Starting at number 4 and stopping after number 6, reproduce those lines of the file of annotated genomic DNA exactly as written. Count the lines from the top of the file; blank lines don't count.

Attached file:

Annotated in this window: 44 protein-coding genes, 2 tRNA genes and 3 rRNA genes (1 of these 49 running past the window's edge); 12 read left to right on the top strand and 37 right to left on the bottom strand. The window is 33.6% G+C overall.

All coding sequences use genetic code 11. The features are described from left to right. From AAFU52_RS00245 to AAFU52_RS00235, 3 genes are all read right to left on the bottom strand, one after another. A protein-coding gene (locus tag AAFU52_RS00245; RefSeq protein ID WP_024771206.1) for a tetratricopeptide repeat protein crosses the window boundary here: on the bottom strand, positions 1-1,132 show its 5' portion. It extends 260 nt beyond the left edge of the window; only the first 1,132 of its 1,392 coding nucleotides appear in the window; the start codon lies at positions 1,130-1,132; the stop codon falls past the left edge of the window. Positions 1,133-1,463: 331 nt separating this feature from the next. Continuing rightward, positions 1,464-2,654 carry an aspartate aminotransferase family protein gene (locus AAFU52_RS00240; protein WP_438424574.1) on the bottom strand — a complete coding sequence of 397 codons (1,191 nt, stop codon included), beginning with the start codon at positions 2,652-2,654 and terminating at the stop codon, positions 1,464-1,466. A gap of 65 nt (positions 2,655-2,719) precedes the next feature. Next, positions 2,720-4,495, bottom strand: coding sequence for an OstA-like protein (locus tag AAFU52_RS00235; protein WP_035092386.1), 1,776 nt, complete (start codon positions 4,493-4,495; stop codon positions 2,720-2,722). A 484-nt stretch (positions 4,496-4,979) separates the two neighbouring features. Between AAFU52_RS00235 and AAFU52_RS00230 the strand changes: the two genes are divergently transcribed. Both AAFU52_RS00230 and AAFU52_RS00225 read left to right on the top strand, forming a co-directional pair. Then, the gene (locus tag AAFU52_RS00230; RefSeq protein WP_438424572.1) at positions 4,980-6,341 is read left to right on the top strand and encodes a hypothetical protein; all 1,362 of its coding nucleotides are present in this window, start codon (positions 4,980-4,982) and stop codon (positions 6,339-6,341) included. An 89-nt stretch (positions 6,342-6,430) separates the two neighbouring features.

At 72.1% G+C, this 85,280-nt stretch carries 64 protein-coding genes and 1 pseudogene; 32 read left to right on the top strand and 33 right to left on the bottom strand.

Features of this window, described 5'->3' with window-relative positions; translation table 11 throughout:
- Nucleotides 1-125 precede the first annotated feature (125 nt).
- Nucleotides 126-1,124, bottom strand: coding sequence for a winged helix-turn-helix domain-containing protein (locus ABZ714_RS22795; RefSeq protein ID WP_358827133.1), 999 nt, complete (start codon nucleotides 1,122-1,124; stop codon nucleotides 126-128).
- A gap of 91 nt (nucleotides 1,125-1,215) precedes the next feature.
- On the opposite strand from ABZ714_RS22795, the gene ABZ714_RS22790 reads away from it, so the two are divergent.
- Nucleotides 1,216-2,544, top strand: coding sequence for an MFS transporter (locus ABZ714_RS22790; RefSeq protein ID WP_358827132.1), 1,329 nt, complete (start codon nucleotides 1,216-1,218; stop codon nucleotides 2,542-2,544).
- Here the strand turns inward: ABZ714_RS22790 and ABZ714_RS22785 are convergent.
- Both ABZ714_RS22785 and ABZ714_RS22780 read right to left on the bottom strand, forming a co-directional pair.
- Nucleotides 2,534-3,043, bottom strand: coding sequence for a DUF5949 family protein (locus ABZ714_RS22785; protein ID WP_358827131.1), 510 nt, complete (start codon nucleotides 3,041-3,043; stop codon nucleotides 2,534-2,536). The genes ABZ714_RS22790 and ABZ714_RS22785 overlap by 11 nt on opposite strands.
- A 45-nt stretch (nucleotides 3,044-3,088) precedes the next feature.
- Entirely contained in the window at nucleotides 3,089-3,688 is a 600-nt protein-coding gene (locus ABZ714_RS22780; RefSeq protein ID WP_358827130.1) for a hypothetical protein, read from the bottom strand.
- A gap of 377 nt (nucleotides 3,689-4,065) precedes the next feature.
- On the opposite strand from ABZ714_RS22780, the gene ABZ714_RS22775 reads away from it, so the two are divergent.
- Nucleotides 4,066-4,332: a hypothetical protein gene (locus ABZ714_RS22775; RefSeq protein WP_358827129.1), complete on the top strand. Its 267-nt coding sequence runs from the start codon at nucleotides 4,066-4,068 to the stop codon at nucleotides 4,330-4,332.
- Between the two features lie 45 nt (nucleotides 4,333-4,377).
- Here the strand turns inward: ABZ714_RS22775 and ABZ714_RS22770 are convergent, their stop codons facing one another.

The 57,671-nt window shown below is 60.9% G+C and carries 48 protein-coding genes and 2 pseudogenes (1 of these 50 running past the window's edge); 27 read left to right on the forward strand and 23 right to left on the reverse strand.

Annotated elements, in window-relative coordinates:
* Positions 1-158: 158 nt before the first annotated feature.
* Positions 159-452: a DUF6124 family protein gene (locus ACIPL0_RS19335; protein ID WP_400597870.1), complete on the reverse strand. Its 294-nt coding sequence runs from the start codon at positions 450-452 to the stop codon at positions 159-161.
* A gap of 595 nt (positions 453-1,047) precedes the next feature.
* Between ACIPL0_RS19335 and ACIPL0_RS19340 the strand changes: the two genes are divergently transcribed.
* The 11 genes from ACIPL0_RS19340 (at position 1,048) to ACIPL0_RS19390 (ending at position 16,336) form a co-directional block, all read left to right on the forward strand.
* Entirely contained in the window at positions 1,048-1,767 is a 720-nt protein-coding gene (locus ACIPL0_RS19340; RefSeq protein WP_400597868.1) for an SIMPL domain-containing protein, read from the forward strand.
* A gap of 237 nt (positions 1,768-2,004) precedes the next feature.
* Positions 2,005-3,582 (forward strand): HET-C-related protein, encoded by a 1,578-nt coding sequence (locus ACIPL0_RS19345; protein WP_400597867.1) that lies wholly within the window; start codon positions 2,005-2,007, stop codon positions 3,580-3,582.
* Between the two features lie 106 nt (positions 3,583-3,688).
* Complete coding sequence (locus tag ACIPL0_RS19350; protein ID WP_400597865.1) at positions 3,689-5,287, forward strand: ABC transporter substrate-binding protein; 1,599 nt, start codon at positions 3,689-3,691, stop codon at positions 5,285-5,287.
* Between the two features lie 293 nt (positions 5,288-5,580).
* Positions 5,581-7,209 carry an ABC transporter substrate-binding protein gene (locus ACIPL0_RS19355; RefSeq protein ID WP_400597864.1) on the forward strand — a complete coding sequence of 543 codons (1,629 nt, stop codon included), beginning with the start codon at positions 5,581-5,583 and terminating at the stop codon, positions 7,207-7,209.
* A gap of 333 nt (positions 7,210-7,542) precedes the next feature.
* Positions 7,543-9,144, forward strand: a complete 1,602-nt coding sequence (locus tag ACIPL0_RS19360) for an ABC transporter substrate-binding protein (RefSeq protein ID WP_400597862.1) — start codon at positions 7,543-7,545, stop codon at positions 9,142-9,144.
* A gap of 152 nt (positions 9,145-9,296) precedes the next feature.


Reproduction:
Features of this window, described 5'->3' with window-relative positions; translation table 11 throughout:
- Nucleotides 1-125 precede the first annotated feature (125 nt).
- Nucleotides 126-1,124, bottom strand: coding sequence for a winged helix-turn-helix domain-containing protein (locus ABZ714_RS22795; RefSeq protein ID WP_358827133.1), 999 nt, complete (start codon nucleotides 1,122-1,124; stop codon nucleotides 126-128).